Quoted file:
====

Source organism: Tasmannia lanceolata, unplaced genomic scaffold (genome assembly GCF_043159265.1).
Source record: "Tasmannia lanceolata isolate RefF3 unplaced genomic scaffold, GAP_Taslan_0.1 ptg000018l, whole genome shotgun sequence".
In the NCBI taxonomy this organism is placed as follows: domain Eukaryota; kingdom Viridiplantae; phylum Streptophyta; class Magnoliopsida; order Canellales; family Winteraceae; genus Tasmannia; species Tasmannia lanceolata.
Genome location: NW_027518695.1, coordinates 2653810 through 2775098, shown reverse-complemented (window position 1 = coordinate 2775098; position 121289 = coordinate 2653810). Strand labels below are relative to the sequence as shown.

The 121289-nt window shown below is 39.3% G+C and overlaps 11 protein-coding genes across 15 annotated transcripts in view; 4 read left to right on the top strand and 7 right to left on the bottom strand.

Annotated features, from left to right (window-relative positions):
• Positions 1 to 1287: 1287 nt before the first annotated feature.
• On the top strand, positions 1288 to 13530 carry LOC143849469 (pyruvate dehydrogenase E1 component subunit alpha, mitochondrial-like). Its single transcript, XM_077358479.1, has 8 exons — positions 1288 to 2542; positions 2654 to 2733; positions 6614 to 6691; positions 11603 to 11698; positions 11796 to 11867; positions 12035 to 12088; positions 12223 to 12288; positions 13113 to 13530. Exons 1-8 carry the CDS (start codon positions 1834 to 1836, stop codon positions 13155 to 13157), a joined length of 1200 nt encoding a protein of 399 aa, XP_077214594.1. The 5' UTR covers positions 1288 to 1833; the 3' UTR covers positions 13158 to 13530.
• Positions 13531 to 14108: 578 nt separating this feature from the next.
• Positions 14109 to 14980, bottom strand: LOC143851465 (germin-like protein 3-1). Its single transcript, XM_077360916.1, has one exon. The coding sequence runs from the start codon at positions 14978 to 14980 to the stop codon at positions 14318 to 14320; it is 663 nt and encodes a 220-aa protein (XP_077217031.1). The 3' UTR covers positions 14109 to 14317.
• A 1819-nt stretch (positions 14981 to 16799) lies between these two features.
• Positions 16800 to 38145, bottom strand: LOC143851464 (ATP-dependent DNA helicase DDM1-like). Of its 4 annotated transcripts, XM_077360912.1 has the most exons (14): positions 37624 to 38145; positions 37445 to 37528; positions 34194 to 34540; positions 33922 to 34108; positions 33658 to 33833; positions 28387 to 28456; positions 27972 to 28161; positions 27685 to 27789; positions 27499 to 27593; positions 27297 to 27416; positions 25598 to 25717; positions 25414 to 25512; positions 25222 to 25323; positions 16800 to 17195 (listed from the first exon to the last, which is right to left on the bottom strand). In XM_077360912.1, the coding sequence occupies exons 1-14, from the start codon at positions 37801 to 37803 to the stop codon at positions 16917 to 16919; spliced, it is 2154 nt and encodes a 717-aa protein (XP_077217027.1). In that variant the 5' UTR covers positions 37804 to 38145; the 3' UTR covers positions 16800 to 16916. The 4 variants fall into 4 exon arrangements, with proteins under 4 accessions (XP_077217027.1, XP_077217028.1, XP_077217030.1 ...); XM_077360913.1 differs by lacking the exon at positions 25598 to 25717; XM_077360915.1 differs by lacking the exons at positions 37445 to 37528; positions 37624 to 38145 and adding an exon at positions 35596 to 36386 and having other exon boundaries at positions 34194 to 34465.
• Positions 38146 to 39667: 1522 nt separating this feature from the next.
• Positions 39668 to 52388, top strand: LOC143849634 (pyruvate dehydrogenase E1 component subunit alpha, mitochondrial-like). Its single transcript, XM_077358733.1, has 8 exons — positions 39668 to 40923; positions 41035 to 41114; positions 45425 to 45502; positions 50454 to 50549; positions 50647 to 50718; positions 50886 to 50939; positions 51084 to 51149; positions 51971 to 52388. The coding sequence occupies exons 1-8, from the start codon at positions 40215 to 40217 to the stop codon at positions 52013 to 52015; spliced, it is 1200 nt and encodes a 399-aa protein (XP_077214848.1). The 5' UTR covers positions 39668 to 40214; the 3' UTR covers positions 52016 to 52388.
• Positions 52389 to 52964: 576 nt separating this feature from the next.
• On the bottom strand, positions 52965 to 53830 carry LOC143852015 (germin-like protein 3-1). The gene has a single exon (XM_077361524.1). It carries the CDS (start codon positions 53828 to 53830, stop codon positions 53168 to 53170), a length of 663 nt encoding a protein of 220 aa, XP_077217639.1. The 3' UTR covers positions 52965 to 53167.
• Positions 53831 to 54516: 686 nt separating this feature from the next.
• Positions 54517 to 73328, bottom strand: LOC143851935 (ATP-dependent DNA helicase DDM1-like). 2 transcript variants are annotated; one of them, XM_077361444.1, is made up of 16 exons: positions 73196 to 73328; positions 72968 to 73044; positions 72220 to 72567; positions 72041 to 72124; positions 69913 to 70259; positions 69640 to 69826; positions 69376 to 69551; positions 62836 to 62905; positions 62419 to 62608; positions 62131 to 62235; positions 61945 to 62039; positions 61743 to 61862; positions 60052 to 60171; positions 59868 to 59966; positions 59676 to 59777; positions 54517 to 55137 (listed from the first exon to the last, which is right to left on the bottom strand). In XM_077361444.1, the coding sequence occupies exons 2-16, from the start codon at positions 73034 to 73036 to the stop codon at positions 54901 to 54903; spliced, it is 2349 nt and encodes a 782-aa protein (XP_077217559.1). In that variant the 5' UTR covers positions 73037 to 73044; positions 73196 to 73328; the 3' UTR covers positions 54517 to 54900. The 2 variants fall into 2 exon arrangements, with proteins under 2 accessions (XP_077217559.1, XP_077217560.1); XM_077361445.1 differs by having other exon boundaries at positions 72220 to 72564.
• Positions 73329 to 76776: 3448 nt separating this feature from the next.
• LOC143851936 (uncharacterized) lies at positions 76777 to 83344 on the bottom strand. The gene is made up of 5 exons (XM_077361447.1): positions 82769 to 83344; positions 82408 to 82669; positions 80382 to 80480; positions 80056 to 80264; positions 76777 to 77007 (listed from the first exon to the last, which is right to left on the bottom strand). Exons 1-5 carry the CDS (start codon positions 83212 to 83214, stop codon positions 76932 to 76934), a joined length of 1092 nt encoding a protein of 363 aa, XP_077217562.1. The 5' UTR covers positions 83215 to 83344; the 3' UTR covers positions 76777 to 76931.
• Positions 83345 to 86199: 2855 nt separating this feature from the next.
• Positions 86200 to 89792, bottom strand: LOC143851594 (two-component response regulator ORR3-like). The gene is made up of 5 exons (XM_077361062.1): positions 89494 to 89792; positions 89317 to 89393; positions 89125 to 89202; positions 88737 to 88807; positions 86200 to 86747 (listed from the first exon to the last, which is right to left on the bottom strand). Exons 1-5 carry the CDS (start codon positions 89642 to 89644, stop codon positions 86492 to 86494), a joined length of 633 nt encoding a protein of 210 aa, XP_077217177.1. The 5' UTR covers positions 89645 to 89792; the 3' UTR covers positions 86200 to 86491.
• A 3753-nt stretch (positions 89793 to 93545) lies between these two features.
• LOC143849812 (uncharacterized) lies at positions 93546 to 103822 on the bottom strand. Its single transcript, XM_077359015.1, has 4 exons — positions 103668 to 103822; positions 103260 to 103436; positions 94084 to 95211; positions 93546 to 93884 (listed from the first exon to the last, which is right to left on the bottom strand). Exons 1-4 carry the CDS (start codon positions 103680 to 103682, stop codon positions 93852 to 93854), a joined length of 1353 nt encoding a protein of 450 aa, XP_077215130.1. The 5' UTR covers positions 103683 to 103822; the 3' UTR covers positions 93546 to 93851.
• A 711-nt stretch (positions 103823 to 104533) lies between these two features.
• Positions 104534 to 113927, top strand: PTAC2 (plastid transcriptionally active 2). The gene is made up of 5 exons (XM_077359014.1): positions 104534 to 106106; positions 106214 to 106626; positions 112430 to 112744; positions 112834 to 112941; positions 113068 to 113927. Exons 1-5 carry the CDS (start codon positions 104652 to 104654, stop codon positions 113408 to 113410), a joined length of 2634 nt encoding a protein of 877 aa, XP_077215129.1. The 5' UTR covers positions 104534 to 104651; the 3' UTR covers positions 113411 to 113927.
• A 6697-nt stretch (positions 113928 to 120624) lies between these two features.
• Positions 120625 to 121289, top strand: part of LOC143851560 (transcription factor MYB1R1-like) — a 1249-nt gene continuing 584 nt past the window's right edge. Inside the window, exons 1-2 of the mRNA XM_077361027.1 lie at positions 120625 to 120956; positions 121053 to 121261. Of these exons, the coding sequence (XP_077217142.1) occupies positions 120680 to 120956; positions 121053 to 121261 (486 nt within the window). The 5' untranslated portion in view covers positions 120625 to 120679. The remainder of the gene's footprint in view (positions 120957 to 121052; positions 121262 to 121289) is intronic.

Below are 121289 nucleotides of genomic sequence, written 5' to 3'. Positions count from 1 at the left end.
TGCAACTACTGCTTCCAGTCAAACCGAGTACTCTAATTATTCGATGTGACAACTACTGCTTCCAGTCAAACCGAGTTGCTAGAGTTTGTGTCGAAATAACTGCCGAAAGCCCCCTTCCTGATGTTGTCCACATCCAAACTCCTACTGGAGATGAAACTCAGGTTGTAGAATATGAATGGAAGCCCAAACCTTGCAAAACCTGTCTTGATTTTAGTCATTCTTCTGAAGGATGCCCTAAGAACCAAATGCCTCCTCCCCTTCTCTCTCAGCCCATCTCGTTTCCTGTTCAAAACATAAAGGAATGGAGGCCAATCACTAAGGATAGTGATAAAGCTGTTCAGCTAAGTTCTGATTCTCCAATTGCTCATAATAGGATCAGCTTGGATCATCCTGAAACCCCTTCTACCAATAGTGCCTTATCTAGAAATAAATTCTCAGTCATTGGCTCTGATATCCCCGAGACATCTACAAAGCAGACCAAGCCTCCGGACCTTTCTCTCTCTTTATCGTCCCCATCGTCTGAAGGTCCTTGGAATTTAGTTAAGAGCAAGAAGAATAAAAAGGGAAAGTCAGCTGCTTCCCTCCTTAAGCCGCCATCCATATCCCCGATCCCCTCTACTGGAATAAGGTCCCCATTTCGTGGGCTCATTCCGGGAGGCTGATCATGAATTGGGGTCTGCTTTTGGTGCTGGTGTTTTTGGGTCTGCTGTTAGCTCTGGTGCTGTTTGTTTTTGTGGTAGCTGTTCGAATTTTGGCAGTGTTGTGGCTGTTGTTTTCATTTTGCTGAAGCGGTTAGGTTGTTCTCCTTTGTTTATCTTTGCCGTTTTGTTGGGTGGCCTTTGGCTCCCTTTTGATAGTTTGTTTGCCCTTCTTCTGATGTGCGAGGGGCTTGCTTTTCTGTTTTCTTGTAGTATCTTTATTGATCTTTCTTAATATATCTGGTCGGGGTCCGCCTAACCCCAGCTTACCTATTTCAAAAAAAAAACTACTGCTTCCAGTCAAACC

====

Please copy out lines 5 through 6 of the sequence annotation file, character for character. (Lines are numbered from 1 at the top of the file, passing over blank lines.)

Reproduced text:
The 121289-nt window shown below is 39.3% G+C and overlaps 11 protein-coding genes across 15 annotated transcripts in view; 4 read left to right on the top strand and 7 right to left on the bottom strand.

Annotated features, from left to right (window-relative positions):